Translating military experience into a civilian career
FORTUNE — When a young Navy veteran applied for a job at AT&T recently, he described himself on his resume as “a mechanic.” Then he sat down with Chris Norton, whose title at the company is Military Talent Attraction Manager.
“When I started to dig a little deeper and asked him some questions, it turned out that this candidate had led a team of 10 helicopter mechanics and was in charge of approximately $200 million worth of equipment,” says Norton, himself an Iraq veteran with 16 years’ experience as a U.S. Army officer who still serves in the Army Reserve. “All this responsibility placed on a person in his early 20s demonstrated great leadership ability. But you would never have known that from his resume.
“We in the military are horrible at selling ourselves to employers,” Norton adds. “We don’t learn how to think of ourselves in terms of individual achievements, because the emphasis [in the military] is always on the team. So it’s common for applicants and interviewers to be talking past each other.”
That disconnect is a big problem, and likely to get bigger. In addition to the 100,000 soldiers who have arrived home from Iraq in the past six months, about 90,000 more are due to return from Afghanistan by the end of 2014. In May, the unemployment rate for Iraq- and Afghanistan-era veterans jumped to almost 13%, up sharply from 9% in April. For young male vets, ages 18 to 24, the jobless rate has stood at a staggering 29% for over a year now.
Small wonder, then, that the federal government is launching a plethora of programs designed to help returning vets find civilian jobs. One of Uncle Sam’s new moves: By November, the Department of Defense will provide all departing military personnel with one-on-one coaching on how to describe their experience in terms that non-military types can grasp.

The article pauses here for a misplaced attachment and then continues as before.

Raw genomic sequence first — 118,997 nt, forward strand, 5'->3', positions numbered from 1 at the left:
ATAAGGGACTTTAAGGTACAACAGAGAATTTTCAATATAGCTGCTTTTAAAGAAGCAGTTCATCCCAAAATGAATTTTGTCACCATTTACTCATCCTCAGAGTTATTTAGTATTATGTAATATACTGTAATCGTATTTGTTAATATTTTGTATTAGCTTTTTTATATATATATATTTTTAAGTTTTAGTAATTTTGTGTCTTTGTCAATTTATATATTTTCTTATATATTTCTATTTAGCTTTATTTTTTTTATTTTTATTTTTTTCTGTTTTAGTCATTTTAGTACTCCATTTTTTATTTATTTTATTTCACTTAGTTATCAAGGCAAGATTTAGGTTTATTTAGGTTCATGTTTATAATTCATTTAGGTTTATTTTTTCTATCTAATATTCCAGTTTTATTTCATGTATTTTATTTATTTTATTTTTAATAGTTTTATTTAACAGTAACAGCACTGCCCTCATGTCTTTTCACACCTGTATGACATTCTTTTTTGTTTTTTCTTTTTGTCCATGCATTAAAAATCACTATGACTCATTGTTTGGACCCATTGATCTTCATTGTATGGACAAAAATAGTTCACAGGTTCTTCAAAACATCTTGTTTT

Good idea. In a survey last year by Monster.com, 77% of employers said job seekers needed to do a better job translating their military experience into language that hiring managers recognize; and a new study by the nonprofit research group Center for New American Security reports that 60% of employers see the translation gap as the biggest obstacle to bringing more vets on board.
On Chris Norton’s watch, AT&T (T) has come up with its own military skills translator, an online tool for matching military occupational codes with job openings at the company. (Monster.com also offers one that any employer or job hunter can use.) But the company, which is a member of the Obama Administration’s Veterans Jobs Bank Program, has gone much further.
For instance, AT&T offers Careers4Vets, a coaching program where at least 700 recent veterans have gotten career advice from about 200 AT&T employees who are veterans themselves. The company also sponsors a Veterans Talent Network where veterans can sign up for newsletters and text messages about job openings and events.
For employers who would like to recruit more veterans but aren’t sure where to start, Norton has two suggestions. “First, ask the vets you already have to get involved,” he says. “If you send out an email to all employees, asking anyone who’s a veteran if they’d like to help, you might be surprised at how many people step forward.”
AT&T’s Veterans Resource Group began way back in the early ‘80s as a small band of Viet Nam-era veterans who got together and started a newsletter. The group now has 4,300 members and has been essential to the success of AT&T’s programs.
Second, Norton suggests joining forces with one of the many organizations set up to match returning veterans with jobs — for example, the 100,000 Jobs Mission. Led by J.P. Morgan Chase (JPM), the group’s 49 member companies (including Fortune’s parent, Time Warner (TWX)) have hired 12,179 veterans in the past three months and will hold a national job fair in Chicago on July 12.
“The great thing about the 100,000 Jobs Mission and similar organizations is that they give you a chance to compare notes and swap best practices with other companies, so you can get up to speed pretty quickly on what works and what doesn’t,” Norton says. “There’s no sense in reinventing the wheel.”